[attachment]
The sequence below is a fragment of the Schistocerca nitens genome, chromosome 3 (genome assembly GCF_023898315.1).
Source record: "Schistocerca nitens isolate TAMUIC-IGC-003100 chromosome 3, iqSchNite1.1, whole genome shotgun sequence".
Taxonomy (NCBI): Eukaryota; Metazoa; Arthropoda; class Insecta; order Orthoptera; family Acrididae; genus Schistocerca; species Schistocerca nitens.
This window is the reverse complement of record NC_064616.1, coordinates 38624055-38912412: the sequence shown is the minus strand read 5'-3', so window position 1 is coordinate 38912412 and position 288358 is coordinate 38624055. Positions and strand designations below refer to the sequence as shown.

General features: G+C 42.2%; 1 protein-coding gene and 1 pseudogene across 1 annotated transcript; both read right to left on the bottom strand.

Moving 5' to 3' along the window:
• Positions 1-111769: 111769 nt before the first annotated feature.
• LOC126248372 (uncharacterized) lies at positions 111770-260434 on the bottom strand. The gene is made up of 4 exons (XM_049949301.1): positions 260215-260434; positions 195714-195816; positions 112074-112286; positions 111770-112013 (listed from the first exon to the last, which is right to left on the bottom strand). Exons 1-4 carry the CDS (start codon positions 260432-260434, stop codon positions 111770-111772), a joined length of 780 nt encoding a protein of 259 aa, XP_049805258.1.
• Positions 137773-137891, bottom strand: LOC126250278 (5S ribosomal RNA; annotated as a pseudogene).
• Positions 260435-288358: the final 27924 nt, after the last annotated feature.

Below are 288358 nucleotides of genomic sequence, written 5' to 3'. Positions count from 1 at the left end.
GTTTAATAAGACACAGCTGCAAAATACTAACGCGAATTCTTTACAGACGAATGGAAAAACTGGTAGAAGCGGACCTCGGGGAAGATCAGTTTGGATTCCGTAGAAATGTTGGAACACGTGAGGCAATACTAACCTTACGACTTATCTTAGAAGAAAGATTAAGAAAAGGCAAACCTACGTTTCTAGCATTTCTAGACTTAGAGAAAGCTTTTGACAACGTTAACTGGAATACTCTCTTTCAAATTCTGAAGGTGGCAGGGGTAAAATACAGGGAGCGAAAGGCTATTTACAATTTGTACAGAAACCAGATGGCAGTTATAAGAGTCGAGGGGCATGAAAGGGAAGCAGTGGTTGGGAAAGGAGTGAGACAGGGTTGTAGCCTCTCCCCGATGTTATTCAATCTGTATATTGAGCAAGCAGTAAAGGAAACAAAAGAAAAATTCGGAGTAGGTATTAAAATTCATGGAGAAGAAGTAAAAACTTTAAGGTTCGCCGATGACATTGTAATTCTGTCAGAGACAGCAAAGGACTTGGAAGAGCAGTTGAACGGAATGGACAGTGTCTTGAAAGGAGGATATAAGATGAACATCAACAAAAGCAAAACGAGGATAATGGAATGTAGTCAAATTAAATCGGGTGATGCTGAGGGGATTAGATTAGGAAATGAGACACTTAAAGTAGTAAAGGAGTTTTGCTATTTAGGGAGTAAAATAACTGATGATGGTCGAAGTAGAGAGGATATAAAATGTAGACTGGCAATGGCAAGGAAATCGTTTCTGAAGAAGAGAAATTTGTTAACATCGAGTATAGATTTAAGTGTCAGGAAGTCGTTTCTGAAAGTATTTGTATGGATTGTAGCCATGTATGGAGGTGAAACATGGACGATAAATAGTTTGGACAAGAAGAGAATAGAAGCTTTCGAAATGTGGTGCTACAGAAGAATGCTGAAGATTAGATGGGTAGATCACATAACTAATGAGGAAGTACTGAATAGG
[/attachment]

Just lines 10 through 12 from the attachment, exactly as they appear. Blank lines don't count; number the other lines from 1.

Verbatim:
• Positions 260435-288358: the final 27924 nt, after the last annotated feature.

Below are 288358 nucleotides of genomic sequence, written 5' to 3'. Positions count from 1 at the left end.
GTTTAATAAGACACAGCTGCAAAATACTAACGCGAATTCTTTACAGACGAATGGAAAAACTGGTAGAAGCGGACCTCGGGGAAGATCAGTTTGGATTCCGTAGAAATGTTGGAACACGTGAGGCAATACTAACCTTACGACTTATCTTAGAAGAAAGATTAAGAAAAGGCAAACCTACGTTTCTAGCATTTCTAGACTTAGAGAAAGCTTTTGACAACGTTAACTGGAATACTCTCTTTCAAATTCTGAAGGTGGCAGGGGTAAAATACAGGGAGCGAAAGGCTATTTACAATTTGTACAGAAACCAGATGGCAGTTATAAGAGTCGAGGGGCATGAAAGGGAAGCAGTGGTTGGGAAAGGAGTGAGACAGGGTTGTAGCCTCTCCCCGATGTTATTCAATCTGTATATTGAGCAAGCAGTAAAGGAAACAAAAGAAAAATTCGGAGTAGGTATTAAAATTCATGGAGAAGAAGTAAAAACTTTAAGGTTCGCCGATGACATTGTAATTCTGTCAGAGACAGCAAAGGACTTGGAAGAGCAGTTGAACGGAATGGACAGTGTCTTGAAAGGAGGATATAAGATGAACATCAACAAAAGCAAAACGAGGATAATGGAATGTAGTCAAATTAAATCGGGTGATGCTGAGGGGATTAGATTAGGAAATGAGACACTTAAAGTAGTAAAGGAGTTTTGCTATTTAGGGAGTAAAATAACTGATGATGGTCGAAGTAGAGAGGATATAAAATGTAGACTGGCAATGGCAAGGAAATCGTTTCTGAAGAAGAGAAATTTGTTAACATCGAGTATAGATTTAAGTGTCAGGAAGTCGTTTCTGAAAGTATTTGTATGGATTGTAGCCATGTATGGAGGTGAAACATGGACGATAAATAGTTTGGACAAGAAGAGAATAGAAGCTTTCGAAATGTGGTGCTACAGAAGAATGCTGAAGATTAGATGGGTAGATCACATAACTAATGAGGAAGTACTGAATAGG